Derek Fell

Multiply your options by planting many trees in restricted spaces

Sharon Cohoon  – September 1, 2004

If you have room for just one stone fruit tree, you can squeeze in three. With space for two, you can shoehorn in six. How? Plant three trees in a triangular space not much bigger than you’d use for one.

This age-old technique triples your options. You can stretch the harvest of one fruit crop by planting early-, mid-, and late-season varieties–‘Snow Queen’, ‘Heavenly White’, and ‘Arctic Queen’ nectarines, for instance. Or plant two or three different fruit trees–a peach, a nectarine, and a self-fruiting plum.

Most stone fruit trees can be planted three-to-one. Just make sure the trees have comparable rootstocks–a tree with a standard rootstock will rapidly outgrow companions grafted onto dwarf or semidwarf stock. Find out whether the trees you want are self-fruiting or need second pollinators. And determine whether the area where you live can provide the necessary chill hours for the trees you want to grow.

Once you’ve decided on your triplets, here’s how to plant:

1. Select a sunny, well-draining site where you can plant three trees in a triangle with the trunks spaced 18 to 24 inches apart.

2. For each tree, dig a hole that’s broad and deep enough to accommodate the roots easily. (Cut off broken roots and shorten long, stringy ones first.)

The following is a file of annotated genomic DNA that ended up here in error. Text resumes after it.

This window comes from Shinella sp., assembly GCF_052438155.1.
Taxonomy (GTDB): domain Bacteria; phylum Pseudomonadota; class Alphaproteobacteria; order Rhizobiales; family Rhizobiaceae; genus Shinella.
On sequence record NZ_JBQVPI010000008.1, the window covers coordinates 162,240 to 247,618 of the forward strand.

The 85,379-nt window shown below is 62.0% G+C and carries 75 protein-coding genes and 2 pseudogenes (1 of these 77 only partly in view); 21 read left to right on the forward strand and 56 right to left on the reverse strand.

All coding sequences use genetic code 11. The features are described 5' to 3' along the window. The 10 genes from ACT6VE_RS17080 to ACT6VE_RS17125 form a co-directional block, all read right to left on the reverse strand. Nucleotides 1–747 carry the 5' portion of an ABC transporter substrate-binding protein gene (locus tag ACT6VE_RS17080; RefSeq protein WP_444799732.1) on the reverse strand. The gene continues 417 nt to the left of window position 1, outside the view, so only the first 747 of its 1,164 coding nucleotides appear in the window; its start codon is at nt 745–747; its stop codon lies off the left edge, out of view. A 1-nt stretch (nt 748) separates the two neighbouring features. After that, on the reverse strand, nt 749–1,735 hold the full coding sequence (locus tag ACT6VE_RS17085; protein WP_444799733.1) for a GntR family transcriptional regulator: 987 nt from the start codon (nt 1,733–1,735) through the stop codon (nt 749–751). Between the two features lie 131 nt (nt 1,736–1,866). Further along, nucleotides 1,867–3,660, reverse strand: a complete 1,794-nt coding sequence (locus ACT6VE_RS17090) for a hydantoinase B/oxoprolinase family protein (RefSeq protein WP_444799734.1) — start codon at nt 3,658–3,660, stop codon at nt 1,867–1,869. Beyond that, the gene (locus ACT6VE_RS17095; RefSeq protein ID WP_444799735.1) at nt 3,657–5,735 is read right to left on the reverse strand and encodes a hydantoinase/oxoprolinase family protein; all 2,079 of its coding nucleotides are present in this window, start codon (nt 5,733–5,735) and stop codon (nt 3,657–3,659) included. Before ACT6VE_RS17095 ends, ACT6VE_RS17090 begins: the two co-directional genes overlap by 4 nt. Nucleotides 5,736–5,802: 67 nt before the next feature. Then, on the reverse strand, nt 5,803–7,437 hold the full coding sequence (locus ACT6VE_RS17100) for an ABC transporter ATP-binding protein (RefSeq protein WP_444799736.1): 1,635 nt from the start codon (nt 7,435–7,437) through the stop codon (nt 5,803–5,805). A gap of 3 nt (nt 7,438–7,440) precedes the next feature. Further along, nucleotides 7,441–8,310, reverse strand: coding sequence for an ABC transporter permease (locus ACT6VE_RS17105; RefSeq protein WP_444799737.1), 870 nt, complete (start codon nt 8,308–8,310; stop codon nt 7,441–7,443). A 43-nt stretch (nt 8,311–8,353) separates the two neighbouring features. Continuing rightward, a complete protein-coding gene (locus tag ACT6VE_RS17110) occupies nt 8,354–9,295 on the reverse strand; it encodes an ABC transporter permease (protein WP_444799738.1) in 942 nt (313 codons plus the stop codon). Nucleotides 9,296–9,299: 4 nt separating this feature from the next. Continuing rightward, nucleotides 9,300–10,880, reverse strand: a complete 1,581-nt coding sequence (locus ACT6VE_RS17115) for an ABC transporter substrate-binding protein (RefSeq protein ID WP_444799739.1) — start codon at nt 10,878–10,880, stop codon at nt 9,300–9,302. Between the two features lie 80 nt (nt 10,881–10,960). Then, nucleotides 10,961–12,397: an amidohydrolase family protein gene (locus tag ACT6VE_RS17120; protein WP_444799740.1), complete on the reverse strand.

3. Make a firm cone of soil in the bottom of the first hole. Spread the roots of one tree over the cone, positioning the plant so that the bud union is slightly aboveground and tilting the tree slightly outward. Repeat in the next two holes.

4. Backfill each hole with soil (mixed with organic amendments if desired), firming with your fingers as you fill. Water well. When the soil settles, check plant height. If necessary, pull the tree up slightly so the bud union is aboveground again.

5. On each tree, prune off any limbs that cross its center or reach out to cross the center of the neighboring tree. Cut each tree’s main stem back to about 4 feet aboveground to force scaffold limbs to develop. Remove all but three or four well-spaced branches per tree, and shorten the remaining branches to two buds. In subsequent years, never allow any one tree to dominate and shade out the others.

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